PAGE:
Cary Stamp, leading financial advisor based in Jupiter, FL, shares his view on how individuals and families should approach investment management during recessions and market declines.
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Hi, I’m Cary Stamp. I’ve gotten a lot of questions lately about what’s going on in the markets and what’s happening in the US economy. And I wanted to share a couple of thoughts because I believe that it’s going to be a long, hard slog and it’s not going to be a direct upward trajectory after everybody gets back to work.
So we’re cautious at Cary Stamp & Company. We’re not making major decisions. We’re not making rash decisions. But we are taking the long view that it’s going to take us some time for the economy and for the stock market to recover. There’s a lot of uncertainty going on right now. But one thing that you need to ask yourself is, do I have enough money in cash, short term investments or bonds to be able to get me through the next three to four years? If the answer is yes and the rest of your portfolio is primarily invested in equities, you should take some comfort that the average downturn in the equity markets last substantially less than three or four years. In fact, the longest recovery that we’ve had was in 2007 and it took four years to get back from the high to the low, back to the high again.
So, if you’re in a position where you can afford to wait out the next three or four years, don’t lose any sleep over what’s in your equity portfolio. But you should also know that if you don’t have that type of cash reserve or short term bond reserve, you need to be making some tough decisions right now about where your income’s going to come from, if you’re already retired. If you’re not retired, don’t stop investing. Continue to dollar cost average into your retirement accounts, into your 401k accounts, and to all of your other investment accounts as you’ve done in the past.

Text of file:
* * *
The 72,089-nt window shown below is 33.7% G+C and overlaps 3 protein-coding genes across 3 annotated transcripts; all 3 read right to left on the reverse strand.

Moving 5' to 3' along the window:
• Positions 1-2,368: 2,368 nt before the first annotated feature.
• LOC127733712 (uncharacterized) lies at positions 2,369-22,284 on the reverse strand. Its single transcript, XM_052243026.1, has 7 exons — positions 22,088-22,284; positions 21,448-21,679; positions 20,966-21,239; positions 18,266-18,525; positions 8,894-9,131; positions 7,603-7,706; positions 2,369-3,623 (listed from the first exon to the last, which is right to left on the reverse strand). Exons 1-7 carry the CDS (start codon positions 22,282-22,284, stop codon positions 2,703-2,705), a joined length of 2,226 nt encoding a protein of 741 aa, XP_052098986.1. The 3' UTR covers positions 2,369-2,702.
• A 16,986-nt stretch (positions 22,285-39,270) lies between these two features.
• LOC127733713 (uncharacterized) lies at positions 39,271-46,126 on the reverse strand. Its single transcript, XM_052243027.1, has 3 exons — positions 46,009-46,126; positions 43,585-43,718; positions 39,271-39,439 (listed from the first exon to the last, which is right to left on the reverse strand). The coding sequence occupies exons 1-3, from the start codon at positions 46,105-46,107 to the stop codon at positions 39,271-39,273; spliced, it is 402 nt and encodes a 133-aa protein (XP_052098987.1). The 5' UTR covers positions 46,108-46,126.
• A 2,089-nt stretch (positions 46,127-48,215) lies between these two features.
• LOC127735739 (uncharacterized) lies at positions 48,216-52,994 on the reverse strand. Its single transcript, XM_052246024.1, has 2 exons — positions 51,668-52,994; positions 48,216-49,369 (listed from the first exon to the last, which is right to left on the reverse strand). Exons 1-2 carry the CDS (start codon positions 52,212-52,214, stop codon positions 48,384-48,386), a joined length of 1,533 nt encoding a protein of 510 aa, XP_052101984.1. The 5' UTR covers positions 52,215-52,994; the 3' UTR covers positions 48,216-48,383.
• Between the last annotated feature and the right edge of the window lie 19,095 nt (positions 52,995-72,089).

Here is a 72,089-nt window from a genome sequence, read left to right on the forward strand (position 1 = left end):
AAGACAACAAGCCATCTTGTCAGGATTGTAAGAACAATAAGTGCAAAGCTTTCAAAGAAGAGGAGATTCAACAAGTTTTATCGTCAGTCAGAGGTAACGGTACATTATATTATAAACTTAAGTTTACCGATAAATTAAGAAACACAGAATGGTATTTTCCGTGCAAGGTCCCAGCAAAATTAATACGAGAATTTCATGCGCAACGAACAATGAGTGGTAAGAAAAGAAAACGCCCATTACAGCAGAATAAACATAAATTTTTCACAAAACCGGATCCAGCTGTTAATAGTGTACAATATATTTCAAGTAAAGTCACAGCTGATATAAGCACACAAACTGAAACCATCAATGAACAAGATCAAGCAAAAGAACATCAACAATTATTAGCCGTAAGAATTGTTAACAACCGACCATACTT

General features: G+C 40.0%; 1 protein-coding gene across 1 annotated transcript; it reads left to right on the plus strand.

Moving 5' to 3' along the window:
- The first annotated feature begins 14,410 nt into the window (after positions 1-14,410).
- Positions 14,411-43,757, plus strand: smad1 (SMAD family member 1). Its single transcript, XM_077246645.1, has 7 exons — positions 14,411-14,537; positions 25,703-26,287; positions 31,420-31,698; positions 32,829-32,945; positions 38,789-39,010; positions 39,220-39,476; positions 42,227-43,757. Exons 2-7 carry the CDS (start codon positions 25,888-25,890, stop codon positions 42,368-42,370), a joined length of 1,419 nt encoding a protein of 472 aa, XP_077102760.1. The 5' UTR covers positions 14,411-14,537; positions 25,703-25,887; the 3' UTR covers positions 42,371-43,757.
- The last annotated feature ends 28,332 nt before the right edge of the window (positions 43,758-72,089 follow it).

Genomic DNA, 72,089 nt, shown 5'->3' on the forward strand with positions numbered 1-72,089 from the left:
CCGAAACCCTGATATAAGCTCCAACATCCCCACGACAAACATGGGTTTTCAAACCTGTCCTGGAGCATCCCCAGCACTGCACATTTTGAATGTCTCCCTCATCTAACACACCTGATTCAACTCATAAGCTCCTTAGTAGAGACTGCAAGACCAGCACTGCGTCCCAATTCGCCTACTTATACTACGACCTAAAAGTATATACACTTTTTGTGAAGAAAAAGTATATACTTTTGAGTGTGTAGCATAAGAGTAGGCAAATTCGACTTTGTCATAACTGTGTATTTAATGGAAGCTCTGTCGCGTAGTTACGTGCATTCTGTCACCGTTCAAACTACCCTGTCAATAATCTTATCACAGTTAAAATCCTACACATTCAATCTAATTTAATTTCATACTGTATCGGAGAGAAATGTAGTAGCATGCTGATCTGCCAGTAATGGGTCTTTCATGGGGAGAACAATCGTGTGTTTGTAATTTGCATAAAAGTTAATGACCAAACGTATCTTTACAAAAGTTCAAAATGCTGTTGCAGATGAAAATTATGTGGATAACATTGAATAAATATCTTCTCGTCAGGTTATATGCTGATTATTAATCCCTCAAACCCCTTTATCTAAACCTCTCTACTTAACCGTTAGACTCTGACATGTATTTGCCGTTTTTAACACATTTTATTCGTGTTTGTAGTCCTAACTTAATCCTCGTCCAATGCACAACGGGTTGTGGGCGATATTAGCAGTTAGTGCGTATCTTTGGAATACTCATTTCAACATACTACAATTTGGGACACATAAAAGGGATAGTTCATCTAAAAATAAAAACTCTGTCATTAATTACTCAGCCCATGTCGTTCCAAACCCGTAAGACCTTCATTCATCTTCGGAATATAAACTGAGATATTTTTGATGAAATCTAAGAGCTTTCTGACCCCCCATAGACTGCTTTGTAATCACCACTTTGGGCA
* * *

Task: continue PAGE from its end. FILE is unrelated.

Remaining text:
And if you have cash that’s just been sitting there for a long period of time because you’ve said to yourself, “I’m going to invest this cash when the market goes down”, I’m ringing the bell. Ding, ding, ding. The market has gone down. So you slowly start to move that cash into the equity markets. I’m not saying do it all at once. There will come a time when you might want to consider doing it all at once and that’ll be exactly at the moment where you think that the world is going to end. That’s always the best time to make investments. But we do it systematically, we try to remove the emotional decision making from the investment process and invest for the long term.
If you have questions about what to do or any of our strategies, please pick up the phone and call us. We’re happy to share, we’re happy to tell you what we believe is going on, and we’ll get through this time. We just need to do it using rational thinking and a long term perspective.